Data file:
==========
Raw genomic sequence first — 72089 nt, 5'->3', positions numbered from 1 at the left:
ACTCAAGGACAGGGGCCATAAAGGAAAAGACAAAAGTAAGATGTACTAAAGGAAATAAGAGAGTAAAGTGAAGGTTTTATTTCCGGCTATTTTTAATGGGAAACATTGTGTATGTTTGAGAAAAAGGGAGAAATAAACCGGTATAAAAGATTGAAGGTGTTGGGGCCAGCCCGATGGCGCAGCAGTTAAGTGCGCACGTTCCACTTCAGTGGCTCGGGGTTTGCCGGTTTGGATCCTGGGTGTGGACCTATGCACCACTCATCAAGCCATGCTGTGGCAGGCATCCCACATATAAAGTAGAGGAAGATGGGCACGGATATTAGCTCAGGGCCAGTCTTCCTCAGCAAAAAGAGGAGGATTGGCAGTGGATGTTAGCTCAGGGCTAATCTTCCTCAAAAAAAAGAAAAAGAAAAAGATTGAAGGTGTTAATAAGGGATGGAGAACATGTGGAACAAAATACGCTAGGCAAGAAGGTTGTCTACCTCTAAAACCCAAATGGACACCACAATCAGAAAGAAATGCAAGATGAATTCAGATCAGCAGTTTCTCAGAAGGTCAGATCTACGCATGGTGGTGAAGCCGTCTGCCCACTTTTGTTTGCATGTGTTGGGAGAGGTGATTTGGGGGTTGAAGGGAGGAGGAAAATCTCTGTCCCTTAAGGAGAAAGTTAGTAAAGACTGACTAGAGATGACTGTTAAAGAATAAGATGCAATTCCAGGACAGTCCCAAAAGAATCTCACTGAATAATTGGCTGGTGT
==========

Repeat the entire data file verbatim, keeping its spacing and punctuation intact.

Raw genomic sequence first — 72089 nt, 5'->3', positions numbered from 1 at the left:
ACTCAAGGACAGGGGCCATAAAGGAAAAGACAAAAGTAAGATGTACTAAAGGAAATAAGAGAGTAAAGTGAAGGTTTTATTTCCGGCTATTTTTAATGGGAAACATTGTGTATGTTTGAGAAAAAGGGAGAAATAAACCGGTATAAAAGATTGAAGGTGTTGGGGCCAGCCCGATGGCGCAGCAGTTAAGTGCGCACGTTCCACTTCAGTGGCTCGGGGTTTGCCGGTTTGGATCCTGGGTGTGGACCTATGCACCACTCATCAAGCCATGCTGTGGCAGGCATCCCACATATAAAGTAGAGGAAGATGGGCACGGATATTAGCTCAGGGCCAGTCTTCCTCAGCAAAAAGAGGAGGATTGGCAGTGGATGTTAGCTCAGGGCTAATCTTCCTCAAAAAAAAGAAAAAGAAAAAGATTGAAGGTGTTAATAAGGGATGGAGAACATGTGGAACAAAATACGCTAGGCAAGAAGGTTGTCTACCTCTAAAACCCAAATGGACACCACAATCAGAAAGAAATGCAAGATGAATTCAGATCAGCAGTTTCTCAGAAGGTCAGATCTACGCATGGTGGTGAAGCCGTCTGCCCACTTTTGTTTGCATGTGTTGGGAGAGGTGATTTGGGGGTTGAAGGGAGGAGGAAAATCTCTGTCCCTTAAGGAGAAAGTTAGTAAAGACTGACTAGAGATGACTGTTAAAGAATAAGATGCAATTCCAGGACAGTCCCAAAAGAATCTCACTGAATAATTGGCTGGTGT